This evening, from 7:30-9pm at UC Berkeley's Kroeber Hall, new media art pioneer Michael Naimark presents "(Re)presenting Place" as part of the ongoing Art, Technology, and Culture Colloquium. In this free public lecture, Naimark will talk about how he has "moviemapped" Aspen, Paris, San Francisco, Karlsruhe, and Banff from unexpected points of view (the air, on hiking trails, etc.) and has created panoramic landscapes of such far away sites as Jerusalem, Dubrovnik, Angkor, and Timbuktu, primarily working with webcams and the Internet. How have new technologies affected how we understand "where" we are at any given time? Come and listen...and ask a question or two. Naimark, now an artist-in-residence at the Institute of Advanced Media Arts and Sciences in Japan and an advisor for the Media Lab Europe in Ireland, has been exploring place representation and its consequences for 25 years.
Bringing classical literature to the world of net art, Polish artist Dariusz Nowak-Nova's "Project Dante" is a complex site that illustrates how new media can effectively update how we look at myth, mythology, and archetypes. The artist has stated that via new technologies, users are more able to experience a sense of the subconscious (think of how surreal and dreamlike clicking through various layers of a web site can be, witnessing various animations, text, and sound). "Project Dante" includes a version of "The Inferno" created a few years ago, as well as "Purgatorio," launched last year. Both serve as intriguing, 21st century interpretations of the timeless text, which would be interesting to revisit in book form alongside this web site.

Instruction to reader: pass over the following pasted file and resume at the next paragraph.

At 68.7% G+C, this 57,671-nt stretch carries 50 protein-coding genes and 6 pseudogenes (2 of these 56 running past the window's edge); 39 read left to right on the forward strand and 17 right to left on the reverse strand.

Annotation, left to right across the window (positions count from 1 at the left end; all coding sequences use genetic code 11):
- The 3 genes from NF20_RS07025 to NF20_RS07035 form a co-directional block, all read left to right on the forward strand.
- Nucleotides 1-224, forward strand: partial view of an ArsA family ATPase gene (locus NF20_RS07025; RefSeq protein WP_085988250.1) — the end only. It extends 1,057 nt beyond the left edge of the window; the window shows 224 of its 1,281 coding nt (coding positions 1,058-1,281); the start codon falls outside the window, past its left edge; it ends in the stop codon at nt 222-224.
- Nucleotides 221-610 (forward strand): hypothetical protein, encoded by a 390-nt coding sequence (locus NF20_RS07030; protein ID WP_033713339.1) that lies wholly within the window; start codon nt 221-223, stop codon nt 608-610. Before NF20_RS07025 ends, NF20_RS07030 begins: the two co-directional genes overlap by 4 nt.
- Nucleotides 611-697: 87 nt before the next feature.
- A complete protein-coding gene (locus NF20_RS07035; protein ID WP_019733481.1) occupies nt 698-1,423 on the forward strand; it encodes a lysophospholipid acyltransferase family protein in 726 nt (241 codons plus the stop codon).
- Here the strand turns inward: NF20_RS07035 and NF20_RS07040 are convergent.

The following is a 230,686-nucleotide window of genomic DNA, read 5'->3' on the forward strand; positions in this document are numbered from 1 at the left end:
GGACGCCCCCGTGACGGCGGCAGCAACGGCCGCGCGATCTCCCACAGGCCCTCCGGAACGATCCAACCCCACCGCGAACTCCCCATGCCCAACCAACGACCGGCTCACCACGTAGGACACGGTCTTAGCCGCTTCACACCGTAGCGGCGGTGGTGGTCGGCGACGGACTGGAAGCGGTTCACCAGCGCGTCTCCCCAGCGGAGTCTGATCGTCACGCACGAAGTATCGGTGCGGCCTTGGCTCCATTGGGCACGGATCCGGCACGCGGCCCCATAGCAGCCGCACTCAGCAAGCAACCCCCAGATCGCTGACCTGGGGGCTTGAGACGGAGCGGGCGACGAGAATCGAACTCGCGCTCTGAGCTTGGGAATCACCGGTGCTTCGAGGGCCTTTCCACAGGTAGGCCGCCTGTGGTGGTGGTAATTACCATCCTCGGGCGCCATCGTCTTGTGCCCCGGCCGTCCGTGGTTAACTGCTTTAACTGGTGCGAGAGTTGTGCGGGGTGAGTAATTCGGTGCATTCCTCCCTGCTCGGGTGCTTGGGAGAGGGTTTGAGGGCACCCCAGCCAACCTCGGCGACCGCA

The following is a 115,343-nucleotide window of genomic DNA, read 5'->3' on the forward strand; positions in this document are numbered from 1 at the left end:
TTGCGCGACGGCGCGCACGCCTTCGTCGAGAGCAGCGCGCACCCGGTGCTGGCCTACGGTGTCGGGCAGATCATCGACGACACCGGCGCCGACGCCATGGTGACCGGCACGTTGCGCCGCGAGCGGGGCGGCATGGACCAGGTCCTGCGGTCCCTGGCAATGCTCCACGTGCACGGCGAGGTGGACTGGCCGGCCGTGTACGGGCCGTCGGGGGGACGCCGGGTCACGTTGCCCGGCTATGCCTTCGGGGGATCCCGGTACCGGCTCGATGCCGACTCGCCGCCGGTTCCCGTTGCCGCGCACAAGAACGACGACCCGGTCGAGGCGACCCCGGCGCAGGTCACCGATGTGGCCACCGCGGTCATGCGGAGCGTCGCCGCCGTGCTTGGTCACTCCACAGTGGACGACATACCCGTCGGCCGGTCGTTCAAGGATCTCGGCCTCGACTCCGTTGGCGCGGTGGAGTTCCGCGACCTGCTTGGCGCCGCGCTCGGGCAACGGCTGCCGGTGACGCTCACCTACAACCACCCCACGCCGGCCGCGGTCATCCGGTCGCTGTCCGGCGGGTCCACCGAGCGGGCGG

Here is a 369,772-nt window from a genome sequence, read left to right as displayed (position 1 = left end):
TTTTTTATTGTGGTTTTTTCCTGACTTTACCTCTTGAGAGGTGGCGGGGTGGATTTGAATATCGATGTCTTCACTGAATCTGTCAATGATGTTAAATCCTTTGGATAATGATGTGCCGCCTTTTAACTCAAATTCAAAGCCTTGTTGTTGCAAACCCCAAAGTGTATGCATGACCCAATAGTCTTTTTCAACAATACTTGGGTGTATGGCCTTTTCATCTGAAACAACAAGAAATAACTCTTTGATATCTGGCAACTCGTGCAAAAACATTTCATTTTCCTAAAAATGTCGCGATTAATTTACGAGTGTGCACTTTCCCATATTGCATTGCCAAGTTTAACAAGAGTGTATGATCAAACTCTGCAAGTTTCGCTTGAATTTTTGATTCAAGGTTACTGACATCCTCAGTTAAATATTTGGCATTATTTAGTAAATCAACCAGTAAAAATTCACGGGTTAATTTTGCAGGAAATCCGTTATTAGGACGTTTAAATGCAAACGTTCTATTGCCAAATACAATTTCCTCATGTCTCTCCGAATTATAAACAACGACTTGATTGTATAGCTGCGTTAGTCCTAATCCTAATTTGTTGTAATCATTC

Tenure-track assistant professor of sculpture/applied design
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